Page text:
NEW YORK, March 3 (Reuters) - Voters in Super Tuesday Democratic presidential primaries named healthcare as their top political issue, with more than half backing a Medicare for All plan championed by candidate Senator Bernie Sanders, according to Edison Research exit polling.
Voters in five of the bigger states holding primary elections on Tuesday also said the coronavirus outbreak was a factor in their decision, the poll said. The political and economic crisis over the outbreak, which has infected some 90,000 people worldwide and killed more than 3,000, is escalating.
Edison, which compiles voter polls and live election results for media organizations including ABC News, CBS News, CNN, NBC News and Reuters, also found that voters would back whoever the party ultimately picks to challenge President Donald Trump in the Nov. 3 general election.
Here are other highlights from the poll, which was based on interviews with people who voted on Tuesday in 12 of the 14 Super Tuesday states, including Texas, California, Massachusetts and Virginia. The proportions may change as more polling is conducted and votes are tallied:
** A large majority of Democratic primary voters said they will support the party’s nominee regardless of who it is, including nine out of 10 primary voters in California, eight of 10 in Virginia, eight of 10 in Massachusetts, and eight of 10 in North Carolina.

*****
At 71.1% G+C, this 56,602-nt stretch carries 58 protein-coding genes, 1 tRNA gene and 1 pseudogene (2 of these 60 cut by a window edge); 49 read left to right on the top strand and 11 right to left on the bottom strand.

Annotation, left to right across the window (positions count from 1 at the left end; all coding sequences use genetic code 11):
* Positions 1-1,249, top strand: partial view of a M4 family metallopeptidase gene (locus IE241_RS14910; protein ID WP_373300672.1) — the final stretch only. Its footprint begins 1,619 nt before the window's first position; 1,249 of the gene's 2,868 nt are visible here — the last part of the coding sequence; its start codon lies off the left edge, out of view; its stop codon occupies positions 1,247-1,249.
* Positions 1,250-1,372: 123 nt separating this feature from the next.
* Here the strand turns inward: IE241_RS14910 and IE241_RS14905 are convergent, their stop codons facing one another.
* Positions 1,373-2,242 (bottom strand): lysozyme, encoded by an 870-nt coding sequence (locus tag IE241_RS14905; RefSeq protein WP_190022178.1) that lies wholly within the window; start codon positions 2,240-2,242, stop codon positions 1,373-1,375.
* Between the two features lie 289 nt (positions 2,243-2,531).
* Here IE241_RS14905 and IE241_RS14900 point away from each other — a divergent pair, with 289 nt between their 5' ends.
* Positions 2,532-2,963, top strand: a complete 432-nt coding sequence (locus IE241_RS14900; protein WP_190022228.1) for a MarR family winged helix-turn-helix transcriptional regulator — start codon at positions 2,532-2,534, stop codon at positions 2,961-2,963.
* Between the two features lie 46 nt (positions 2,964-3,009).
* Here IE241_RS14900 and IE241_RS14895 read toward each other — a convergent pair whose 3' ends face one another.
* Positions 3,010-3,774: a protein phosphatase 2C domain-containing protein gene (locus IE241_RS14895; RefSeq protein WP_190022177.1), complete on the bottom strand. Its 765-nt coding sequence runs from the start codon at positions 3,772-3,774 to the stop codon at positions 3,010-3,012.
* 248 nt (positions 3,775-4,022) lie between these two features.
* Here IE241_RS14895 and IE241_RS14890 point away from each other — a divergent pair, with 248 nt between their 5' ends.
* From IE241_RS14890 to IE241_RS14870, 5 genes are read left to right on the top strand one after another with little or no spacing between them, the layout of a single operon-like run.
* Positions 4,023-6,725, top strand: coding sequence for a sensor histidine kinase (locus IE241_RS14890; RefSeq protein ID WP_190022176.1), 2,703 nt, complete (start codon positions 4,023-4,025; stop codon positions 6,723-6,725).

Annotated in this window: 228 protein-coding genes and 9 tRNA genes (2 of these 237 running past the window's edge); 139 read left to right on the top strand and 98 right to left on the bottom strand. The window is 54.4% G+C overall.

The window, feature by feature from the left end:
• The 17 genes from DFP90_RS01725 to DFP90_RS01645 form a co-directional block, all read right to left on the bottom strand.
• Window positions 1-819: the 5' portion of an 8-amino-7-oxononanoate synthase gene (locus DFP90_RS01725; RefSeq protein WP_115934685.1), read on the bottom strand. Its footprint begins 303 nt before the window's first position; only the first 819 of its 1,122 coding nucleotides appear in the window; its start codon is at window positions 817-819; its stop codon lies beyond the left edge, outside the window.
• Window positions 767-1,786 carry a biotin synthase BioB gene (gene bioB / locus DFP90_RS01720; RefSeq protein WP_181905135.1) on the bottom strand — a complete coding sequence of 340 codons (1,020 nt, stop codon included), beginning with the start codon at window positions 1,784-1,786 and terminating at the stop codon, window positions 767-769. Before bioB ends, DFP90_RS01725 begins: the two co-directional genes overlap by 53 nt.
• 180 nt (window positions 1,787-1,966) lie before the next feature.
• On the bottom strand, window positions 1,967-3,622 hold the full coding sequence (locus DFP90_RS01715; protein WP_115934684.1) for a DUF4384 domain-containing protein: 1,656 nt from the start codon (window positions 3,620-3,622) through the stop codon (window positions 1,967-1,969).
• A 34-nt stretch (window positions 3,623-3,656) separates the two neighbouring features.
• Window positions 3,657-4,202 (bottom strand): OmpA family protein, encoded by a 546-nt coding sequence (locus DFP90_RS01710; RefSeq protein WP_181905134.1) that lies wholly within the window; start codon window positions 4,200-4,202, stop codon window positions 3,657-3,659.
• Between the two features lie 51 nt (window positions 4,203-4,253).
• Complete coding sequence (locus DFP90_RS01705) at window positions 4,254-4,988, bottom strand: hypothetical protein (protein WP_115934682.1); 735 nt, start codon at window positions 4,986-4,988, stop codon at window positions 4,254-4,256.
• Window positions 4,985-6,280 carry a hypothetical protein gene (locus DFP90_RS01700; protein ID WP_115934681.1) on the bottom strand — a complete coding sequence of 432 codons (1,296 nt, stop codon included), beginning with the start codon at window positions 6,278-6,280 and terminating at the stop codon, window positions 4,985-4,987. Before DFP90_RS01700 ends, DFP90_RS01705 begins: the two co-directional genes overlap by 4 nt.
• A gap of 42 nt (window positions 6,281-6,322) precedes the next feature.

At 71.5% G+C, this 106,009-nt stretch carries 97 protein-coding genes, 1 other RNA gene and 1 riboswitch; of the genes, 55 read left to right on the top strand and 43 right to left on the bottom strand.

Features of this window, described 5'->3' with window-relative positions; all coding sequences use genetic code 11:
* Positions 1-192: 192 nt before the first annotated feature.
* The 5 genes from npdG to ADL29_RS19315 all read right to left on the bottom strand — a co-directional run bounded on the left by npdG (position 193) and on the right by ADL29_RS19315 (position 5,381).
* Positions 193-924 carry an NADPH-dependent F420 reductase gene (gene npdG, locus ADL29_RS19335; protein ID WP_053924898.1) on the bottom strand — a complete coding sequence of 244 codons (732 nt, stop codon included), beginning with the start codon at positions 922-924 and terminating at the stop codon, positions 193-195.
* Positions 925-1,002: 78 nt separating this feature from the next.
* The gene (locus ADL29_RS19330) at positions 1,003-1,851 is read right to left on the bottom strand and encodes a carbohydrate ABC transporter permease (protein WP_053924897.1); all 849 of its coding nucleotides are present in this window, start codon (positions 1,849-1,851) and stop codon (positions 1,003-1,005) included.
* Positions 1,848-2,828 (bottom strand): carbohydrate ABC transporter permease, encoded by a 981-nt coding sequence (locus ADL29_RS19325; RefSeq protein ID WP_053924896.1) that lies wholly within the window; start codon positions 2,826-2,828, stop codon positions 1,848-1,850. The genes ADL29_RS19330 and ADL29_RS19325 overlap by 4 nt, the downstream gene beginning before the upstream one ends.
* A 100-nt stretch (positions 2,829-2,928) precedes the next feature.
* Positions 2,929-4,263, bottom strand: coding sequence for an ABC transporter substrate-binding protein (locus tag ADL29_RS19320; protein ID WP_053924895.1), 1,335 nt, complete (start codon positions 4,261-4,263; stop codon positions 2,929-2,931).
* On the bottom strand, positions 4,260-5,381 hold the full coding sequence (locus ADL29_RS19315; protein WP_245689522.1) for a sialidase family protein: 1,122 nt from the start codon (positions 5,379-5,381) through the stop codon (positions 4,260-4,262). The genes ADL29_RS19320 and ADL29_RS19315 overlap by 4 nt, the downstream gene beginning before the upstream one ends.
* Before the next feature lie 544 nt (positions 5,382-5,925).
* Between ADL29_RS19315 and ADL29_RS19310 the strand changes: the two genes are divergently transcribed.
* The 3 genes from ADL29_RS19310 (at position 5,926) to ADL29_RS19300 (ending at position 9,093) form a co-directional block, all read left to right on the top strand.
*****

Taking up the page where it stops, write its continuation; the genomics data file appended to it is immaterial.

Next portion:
** Late deciders varied in significance from state to state: two of 10 of Texas and California Democratic primary voters say they made up their minds in the last few days, compared with five of 10 in Massachusetts and Virginia.
** Less than two of 10 voters in the Super Tuesday primaries are first-time primary voters.
** Super Tuesday voters named healthcare as their top issue, and more than half support a government-run single-payer system.
** At least seven out of 10 voters in California, Texas, Virginia, North Carolina and Tennessee said that the recent coronavirus was a factor in their decision. Those were the only states in which the question was put to voters.
** Edison polled voters in 12 of the 14 states holding primaries on Tuesday. It did not conduct exit polls in Arkansas and Utah. (Reporting by Chris Kahn Edited by Sonya Hepinstall)
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